Before my infusion yesterday I saw the oncologist, who is concerned about my pain, fatigue, and elevated liver enzymes. My kidneys calmed down and now my liver is calling. It's like they're on a see-saw, taking turns being up or down. So much for staying home and mastering “being in nothing.” Enough Zen for now! I'm scheduled for more blood tests, a CAT scan and an MRI. I know I spoke out against it, but I’m going to need to make a list. . .

. . . and then I’m listening to music, sitting on a large gym ball, lightly bouncing, making amoeba-shaped circles and figure-8s. I crawl under the covers, dive into puffed-Os and involuting wave motion for a while (Continuum folks know what I mean,) drift into a deep sleep, and have a little dream. It’s actually deeply satisfying and enjoyable. Does it really mater in the moment of bliss under the smooth sheets whether or not I have an opinion or an emotional reaction to my liver enzymes? My days are not just made of test results, pain, fatigue, and biopsies. I have my joyful moments: Steve calls unexpectedly in the middle of the day just to see how I’m doing and say, “hi”, someone calls who wants to deliver dinner, I get a massage, I sleep for almost 2 hours on the acupuncture table, I hang out at the kitchen table with Steve and Ben and Luke telling stories for an hour over breakfast, we watch a movie and laugh, I abysmally lose a game of Settler’s of Catan and bask in the teasing by my fellow "Siedlers," my brother calls and we talk for a long time about something only he and I know about, I sit on the beach and watch the clouds change shape, or someone calls from New York or Vermont or Germany to tell me it’s snowing and they are eating in one of my favorite restaurants and wishing I were there. These are just a few of the things that have delighted me in the past few days.

In my last blog entry I didn’t mean to give the impression that my life has become so dismal with nothing but misery and fatigue and futile waiting. I have blissful moments of silence and stillness too. I have stretches of time that blossom with authentic reverence for the life force expressing itself through me. I have a great appetite. I enjoy my food, and I frequently dream about eating ice cream again someday.

My earliest memory is of myself inside a chest freezer in the basement of the Philadelphia home where I was born, sitting on a stack of frozen vegetable boxes, eating out of a half-gallon-sized carton of what I then called, “cockie tzip,” chocolate chip ice cream. I was 18-months-old and already passionate about ice cream. I actually could have done without the chocolate chips. I just wanted the plain vanilla ice cream, but chocolate chip was all that was there that day. I pulled up a chair, climbed up, and reached in dangling by my waist, but could not get to it. I strained to grab the edge of the carton, but lost my balance and fell in. The freezer top stayed open, otherwise I might have suffered or died that day. My mother found me within 5 minutes, judging by how much I had eaten. I scooped the stuff up with my chubby little pink fingers and was delighted to indulge in my favorite treat, not traumatized in the least.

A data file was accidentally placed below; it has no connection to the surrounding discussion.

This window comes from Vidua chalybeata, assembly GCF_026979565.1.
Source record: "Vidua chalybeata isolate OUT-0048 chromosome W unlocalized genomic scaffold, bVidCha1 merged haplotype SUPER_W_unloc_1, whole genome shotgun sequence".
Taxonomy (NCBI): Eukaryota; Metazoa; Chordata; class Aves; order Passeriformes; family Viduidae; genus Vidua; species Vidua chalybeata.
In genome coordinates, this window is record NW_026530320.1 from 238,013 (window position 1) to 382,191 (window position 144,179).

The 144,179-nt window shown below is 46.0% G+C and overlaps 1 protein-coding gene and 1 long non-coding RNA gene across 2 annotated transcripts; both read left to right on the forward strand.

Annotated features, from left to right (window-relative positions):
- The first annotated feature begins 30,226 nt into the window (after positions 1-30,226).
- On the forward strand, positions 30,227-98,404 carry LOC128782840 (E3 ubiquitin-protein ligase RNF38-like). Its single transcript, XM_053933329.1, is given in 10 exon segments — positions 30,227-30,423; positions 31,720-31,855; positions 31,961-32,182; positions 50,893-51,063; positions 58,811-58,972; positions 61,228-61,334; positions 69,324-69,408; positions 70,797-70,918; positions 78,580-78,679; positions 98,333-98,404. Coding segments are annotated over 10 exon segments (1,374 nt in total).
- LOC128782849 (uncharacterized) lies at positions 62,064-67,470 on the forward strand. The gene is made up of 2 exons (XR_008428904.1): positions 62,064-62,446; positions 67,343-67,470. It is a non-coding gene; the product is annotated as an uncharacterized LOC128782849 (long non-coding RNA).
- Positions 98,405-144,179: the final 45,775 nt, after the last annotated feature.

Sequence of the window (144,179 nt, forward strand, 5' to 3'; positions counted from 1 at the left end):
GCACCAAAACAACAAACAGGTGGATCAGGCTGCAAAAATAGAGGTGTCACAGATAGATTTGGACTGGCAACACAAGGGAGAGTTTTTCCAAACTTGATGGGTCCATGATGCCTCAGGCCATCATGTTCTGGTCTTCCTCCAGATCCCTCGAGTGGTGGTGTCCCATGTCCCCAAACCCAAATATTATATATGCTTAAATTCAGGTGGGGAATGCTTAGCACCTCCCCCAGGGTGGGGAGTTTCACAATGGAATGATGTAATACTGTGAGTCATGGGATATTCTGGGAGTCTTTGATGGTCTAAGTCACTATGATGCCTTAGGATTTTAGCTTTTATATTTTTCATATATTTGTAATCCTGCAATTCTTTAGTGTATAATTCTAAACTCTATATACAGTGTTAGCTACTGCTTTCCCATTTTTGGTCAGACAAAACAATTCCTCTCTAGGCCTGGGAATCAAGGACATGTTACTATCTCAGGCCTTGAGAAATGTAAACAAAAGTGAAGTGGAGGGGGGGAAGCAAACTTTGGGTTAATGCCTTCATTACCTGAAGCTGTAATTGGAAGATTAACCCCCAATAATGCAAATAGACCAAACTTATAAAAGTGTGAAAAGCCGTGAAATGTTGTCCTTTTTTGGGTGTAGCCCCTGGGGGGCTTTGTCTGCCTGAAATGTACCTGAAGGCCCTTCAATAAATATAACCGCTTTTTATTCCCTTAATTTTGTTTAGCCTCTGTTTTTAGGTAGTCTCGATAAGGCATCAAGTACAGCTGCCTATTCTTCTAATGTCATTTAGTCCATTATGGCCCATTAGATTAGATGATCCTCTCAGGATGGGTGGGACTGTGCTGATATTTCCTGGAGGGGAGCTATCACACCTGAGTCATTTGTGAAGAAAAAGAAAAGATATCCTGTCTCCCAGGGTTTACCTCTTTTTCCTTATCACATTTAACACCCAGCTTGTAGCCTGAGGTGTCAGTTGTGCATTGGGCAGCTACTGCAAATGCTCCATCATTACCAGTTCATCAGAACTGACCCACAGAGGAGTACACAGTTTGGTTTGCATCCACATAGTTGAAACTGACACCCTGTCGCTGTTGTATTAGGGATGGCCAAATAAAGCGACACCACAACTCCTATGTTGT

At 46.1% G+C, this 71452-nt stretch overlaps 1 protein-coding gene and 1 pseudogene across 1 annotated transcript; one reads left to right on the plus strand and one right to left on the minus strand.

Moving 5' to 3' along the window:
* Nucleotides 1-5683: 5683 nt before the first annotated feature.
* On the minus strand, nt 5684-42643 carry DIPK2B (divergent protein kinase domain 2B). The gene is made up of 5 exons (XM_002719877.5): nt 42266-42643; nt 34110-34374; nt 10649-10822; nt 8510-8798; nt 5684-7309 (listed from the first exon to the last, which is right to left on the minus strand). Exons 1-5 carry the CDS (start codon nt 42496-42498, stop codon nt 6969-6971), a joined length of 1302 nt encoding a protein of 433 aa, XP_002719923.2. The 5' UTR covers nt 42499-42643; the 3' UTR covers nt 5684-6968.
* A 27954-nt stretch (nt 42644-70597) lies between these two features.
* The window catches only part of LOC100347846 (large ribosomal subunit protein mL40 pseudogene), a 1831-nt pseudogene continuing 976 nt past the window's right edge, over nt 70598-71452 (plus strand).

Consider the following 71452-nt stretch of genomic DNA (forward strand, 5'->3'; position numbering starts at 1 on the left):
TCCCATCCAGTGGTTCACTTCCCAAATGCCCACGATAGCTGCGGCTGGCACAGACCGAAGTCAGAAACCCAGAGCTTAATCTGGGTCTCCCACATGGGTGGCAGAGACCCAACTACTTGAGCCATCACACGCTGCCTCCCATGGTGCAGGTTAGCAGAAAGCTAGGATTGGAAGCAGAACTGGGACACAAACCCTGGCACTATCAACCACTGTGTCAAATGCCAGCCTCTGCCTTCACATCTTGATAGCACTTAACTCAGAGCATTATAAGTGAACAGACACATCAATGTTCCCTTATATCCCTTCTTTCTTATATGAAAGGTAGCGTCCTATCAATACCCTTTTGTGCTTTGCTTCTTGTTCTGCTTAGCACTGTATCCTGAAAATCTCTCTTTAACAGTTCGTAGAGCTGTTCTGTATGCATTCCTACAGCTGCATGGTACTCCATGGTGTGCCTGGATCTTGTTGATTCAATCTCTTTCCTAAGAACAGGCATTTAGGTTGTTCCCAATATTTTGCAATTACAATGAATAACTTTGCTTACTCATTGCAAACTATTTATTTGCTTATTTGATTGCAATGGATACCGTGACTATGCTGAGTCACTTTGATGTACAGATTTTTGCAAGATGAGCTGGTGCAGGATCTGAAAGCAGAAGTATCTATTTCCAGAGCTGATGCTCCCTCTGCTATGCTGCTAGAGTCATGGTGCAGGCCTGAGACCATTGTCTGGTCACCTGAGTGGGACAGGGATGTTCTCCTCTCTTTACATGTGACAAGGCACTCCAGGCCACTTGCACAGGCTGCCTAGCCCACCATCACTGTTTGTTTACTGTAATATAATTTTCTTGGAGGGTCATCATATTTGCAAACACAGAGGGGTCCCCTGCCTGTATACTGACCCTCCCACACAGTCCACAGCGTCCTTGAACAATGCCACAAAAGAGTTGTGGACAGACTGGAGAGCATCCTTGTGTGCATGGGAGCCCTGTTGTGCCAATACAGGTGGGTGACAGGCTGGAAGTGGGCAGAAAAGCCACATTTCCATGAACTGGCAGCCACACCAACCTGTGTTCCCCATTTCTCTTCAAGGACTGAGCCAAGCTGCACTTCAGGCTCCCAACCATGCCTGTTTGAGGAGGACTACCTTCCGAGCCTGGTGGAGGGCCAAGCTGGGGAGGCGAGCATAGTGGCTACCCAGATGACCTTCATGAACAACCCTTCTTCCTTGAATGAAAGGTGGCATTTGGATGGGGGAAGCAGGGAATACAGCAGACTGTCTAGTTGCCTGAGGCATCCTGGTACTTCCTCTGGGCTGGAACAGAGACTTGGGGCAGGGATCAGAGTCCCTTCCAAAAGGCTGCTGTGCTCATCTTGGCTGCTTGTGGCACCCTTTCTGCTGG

Now when I long for ice cream I derail my desire by reciting Rumi’s poem “Love Dogs
     "…This longing you express is the return message.
     The grief you cry out from draws you toward union.
     Your pure sadness that wants help is the secret cup…”

Until I feel like there is wiggle room in my “nutritional chemotherapy” I will abstain. In the absence of the real stuff melting on my tongue, I will fill my secret cup with longing and drink god’s answer. Life force lives in the longing.

Tuesday, February 9, 2010

Waiting For Godot And A CAT Scan

In Samuel Becket's play "Waiting for Godot" Estragon mutters to Vladimir, "Nothing to be done" as he struggles to remove his boot and continues waiting for Godot, who they both admit they don't know, and wouldn't recognize if they saw. They seem to imply that "nothing is a thing that has to be done" and that they will spend all day doing it in order to "hold the terrible silence at bay." They intermittently stare into and feel inside an empty boot or hat and find nothing. There are days when I feel trapped in this theater of the absurd.

I am exhausted, trying to care for myself, my family, my home, and preserve some connection to my career while feeling pain, fatigue, and the emotional rollercoaster of my inner life. Some days, especially when I am feeling well, I am optimistic and enjoy my spacious "free time." On other days I struggle with the simplest tasks, and spend all my energy quieting the voices in my head that comment on everything past, present, and future. I struggle with "doing nothing." I can create a list of things to do that seems to temporarily keep me out of trouble and provides the brief satisfaction of crossing things off as I complete them. Am I fooling myself? Am I just holding the terrible silence at bay?